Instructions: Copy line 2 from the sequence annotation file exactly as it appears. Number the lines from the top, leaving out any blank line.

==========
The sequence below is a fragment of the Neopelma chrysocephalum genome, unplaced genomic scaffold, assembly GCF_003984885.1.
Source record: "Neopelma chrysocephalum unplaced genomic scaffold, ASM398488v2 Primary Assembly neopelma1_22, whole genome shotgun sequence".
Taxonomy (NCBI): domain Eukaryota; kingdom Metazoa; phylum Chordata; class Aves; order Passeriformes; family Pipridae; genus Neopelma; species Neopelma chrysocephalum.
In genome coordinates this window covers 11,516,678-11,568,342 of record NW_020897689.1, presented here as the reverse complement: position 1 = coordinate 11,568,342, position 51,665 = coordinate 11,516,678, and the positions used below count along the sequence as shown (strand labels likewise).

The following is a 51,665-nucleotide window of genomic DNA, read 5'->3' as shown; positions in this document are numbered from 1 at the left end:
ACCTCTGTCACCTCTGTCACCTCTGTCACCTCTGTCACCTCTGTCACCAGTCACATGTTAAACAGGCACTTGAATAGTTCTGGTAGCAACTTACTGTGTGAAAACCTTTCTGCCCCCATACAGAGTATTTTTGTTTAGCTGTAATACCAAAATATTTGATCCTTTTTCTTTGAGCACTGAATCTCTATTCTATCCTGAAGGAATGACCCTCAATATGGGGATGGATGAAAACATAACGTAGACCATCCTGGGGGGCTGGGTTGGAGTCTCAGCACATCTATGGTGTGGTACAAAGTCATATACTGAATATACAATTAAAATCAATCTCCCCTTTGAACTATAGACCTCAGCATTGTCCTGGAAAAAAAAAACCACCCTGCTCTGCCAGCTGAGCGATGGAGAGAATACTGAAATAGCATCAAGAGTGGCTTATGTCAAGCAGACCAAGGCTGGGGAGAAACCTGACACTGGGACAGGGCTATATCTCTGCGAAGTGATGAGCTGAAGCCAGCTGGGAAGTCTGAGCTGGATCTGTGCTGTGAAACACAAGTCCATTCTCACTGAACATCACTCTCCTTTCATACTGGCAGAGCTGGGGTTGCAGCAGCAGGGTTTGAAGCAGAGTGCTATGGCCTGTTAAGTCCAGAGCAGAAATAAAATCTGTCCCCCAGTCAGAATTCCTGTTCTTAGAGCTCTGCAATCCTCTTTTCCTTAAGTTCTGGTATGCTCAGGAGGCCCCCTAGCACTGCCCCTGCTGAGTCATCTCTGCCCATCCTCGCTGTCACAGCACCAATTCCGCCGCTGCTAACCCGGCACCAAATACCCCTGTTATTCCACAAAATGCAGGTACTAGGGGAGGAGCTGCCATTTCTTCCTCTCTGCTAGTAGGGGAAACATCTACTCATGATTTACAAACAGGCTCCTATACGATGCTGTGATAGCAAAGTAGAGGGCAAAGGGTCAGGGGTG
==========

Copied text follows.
Source record: "Neopelma chrysocephalum unplaced genomic scaffold, ASM398488v2 Primary Assembly neopelma1_22, whole genome shotgun sequence".